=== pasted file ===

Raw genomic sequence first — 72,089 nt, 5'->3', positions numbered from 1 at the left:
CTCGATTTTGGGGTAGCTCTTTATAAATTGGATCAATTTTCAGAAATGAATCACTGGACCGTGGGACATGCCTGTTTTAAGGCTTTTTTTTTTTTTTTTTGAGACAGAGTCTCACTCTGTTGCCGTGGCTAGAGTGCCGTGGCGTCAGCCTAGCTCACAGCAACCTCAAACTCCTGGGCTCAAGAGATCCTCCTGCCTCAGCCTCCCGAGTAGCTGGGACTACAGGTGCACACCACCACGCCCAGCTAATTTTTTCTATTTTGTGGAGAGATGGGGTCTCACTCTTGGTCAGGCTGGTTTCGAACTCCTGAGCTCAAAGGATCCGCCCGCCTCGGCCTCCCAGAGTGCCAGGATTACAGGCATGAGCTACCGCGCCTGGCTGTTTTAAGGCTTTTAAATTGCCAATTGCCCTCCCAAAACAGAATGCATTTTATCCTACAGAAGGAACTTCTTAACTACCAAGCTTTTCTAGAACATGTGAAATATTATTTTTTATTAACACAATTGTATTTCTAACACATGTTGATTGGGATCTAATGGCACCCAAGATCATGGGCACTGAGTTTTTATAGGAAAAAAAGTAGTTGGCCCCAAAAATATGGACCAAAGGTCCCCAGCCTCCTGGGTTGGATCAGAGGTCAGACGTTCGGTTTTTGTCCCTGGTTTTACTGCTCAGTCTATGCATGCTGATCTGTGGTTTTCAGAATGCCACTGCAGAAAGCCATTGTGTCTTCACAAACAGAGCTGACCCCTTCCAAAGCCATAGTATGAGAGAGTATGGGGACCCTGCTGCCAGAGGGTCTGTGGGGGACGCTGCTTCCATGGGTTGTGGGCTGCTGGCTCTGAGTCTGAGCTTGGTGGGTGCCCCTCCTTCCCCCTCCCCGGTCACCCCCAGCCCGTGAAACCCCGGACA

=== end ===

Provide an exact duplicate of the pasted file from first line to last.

Raw genomic sequence first — 72,089 nt, 5'->3', positions numbered from 1 at the left:
CTCGATTTTGGGGTAGCTCTTTATAAATTGGATCAATTTTCAGAAATGAATCACTGGACCGTGGGACATGCCTGTTTTAAGGCTTTTTTTTTTTTTTTTTGAGACAGAGTCTCACTCTGTTGCCGTGGCTAGAGTGCCGTGGCGTCAGCCTAGCTCACAGCAACCTCAAACTCCTGGGCTCAAGAGATCCTCCTGCCTCAGCCTCCCGAGTAGCTGGGACTACAGGTGCACACCACCACGCCCAGCTAATTTTTTCTATTTTGTGGAGAGATGGGGTCTCACTCTTGGTCAGGCTGGTTTCGAACTCCTGAGCTCAAAGGATCCGCCCGCCTCGGCCTCCCAGAGTGCCAGGATTACAGGCATGAGCTACCGCGCCTGGCTGTTTTAAGGCTTTTAAATTGCCAATTGCCCTCCCAAAACAGAATGCATTTTATCCTACAGAAGGAACTTCTTAACTACCAAGCTTTTCTAGAACATGTGAAATATTATTTTTTATTAACACAATTGTATTTCTAACACATGTTGATTGGGATCTAATGGCACCCAAGATCATGGGCACTGAGTTTTTATAGGAAAAAAAGTAGTTGGCCCCAAAAATATGGACCAAAGGTCCCCAGCCTCCTGGGTTGGATCAGAGGTCAGACGTTCGGTTTTTGTCCCTGGTTTTACTGCTCAGTCTATGCATGCTGATCTGTGGTTTTCAGAATGCCACTGCAGAAAGCCATTGTGTCTTCACAAACAGAGCTGACCCCTTCCAAAGCCATAGTATGAGAGAGTATGGGGACCCTGCTGCCAGAGGGTCTGTGGGGGACGCTGCTTCCATGGGTTGTGGGCTGCTGGCTCTGAGTCTGAGCTTGGTGGGTGCCCCTCCTTCCCCCTCCCCGGTCACCCCCAGCCCGTGAAACCCCGGACA